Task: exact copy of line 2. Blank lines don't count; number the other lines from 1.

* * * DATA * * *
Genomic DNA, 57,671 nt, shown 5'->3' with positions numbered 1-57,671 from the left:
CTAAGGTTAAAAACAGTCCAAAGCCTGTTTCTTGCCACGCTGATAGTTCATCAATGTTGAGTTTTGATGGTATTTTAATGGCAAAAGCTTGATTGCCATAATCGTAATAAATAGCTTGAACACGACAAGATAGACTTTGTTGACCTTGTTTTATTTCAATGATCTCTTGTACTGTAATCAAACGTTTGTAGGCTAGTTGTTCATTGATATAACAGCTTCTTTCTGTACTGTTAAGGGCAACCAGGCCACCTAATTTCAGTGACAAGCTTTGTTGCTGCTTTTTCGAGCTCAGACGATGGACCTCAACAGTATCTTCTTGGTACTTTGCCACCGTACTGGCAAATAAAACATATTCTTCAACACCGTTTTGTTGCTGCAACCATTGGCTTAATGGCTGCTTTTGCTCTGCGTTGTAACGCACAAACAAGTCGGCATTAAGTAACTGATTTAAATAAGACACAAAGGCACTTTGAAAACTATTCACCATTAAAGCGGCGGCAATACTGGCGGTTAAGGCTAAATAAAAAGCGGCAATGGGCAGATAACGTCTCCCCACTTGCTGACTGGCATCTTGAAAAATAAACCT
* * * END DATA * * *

CTAAGGTTAAAAACAGTCCAAAGCCTGTTTCTTGCCACGCTGATAGTTCATCAATGTTGAGTTTTGATGGTATTTTAATGGCAAAAGCTTGATTGCCATAATCGTAATAAATAGCTTGAACACGACAAGATAGACTTTGTTGACCTTGTTTTATTTCAATGATCTCTTGTACTGTAATCAAACGTTTGTAGGCTAGTTGTTCATTGATATAACAGCTTCTTTCTGTACTGTTAAGGGCAACCAGGCCACCTAATTTCAGTGACAAGCTTTGTTGCTGCTTTTTCGAGCTCAGACGATGGACCTCAACAGTATCTTCTTGGTACTTTGCCACCGTACTGGCAAATAAAACATATTCTTCAACACCGTTTTGTTGCTGCAACCATTGGCTTAATGGCTGCTTTTGCTCTGCGTTGTAACGCACAAACAAGTCGGCATTAAGTAACTGATTTAAATAAGACACAAAGGCACTTTGAAAACTATTCACCATTAAAGCGGCGGCAATACTGGCGGTTAAGGCTAAATAAAAAGCGGCAATGGGCAGATAACGTCTCCCCACTTGCTGACTGGCATCTTGAAAAATAAACCT